Bishop Pushes Through Rules Change That will Make It Easier to Sell Off Federal Land

The House GOP approves a provision authored by Rep. Rob Bishop that changes how Congress calculates the cost of transferring federal lands to state and local authorities, a move that opens the way for Republican lawmakers to accomplish their longstanding goal of ceding federal control of public lands.

Reports The Washington Post:

Many Republicans, including House Natural Resources Committee Chairman Rob Bishop (R-Utah), have been pushing to hand over large areas of federal land to state and local authorities, on the grounds that they will be more responsive to the concerns of local residents.

House Natural Resources Committee spokeswoman Molly Block said in a statement that “in many cases federal lands create a significant burden for the surrounding communities,” because they cannot be taxed and can be “in disrepair.”

“Allowing communities to actually manage and use these lands will generate not only state and local income tax, but also federal income tax revenues” she added, as well as reduce the need for some federally-supported payments. “Unfortunately, current budget practices do not fully recognize these benefits, making it very difficult for non-controversial land transfers between governmental entities for public use and other reasons to happen.”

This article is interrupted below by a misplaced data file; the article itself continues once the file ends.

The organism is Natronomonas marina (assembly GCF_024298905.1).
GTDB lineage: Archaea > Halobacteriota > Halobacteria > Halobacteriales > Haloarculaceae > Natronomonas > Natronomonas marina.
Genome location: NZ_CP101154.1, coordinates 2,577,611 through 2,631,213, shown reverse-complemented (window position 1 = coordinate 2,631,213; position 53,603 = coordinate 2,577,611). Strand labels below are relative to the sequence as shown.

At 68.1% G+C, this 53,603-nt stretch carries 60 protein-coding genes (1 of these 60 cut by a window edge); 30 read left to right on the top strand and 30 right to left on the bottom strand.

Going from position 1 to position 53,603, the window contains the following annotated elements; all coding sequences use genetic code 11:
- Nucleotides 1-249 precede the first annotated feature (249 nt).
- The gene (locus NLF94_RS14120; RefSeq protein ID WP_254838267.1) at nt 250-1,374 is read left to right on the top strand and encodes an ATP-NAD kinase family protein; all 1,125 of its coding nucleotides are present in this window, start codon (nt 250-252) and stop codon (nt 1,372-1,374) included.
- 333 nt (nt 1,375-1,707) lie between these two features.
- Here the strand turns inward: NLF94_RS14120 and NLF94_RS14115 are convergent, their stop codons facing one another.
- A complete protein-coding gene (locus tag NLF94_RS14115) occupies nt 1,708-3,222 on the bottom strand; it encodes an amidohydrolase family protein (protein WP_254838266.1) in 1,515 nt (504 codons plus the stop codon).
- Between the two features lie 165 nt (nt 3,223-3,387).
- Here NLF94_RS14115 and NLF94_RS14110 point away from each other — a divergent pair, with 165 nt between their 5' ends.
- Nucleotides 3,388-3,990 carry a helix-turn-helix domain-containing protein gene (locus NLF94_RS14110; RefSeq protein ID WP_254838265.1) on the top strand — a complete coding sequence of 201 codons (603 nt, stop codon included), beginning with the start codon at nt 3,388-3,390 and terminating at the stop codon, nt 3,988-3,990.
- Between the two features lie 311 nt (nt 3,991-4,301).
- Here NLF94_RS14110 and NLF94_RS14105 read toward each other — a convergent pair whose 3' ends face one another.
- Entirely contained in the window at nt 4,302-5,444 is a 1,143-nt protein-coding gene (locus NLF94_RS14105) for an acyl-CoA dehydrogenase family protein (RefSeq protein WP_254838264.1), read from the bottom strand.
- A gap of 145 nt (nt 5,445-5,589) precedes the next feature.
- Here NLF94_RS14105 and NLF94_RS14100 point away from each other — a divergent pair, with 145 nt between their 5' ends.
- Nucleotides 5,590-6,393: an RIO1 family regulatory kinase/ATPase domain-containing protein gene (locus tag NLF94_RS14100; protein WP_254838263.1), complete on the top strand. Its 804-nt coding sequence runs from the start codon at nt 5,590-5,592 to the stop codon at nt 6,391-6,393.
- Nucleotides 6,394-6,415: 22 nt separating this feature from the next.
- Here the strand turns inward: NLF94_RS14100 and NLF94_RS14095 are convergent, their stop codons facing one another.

But many Democrats argue that these lands should be managed on behalf of all Americans, not just those living nearby, and warn that cash-strapped state and local officials might sell these parcels to developers.

Under current Congressional Budget Office accounting rules, any transfer of federal land that generates revenue for the U.S. Treasury — whether through energy extraction, logging, grazing or other activities — has a cost. If lawmakers wanted to give such land to a state, local government or tribe, they would have to account for that loss in expected cash flow.

Bishop authored language in the new rules package that would overturn that requirment, saying any such transfers “shall not be considered as providing new budget authority, decreasing revenues, increasing mandatory spending, or increasing outlays.”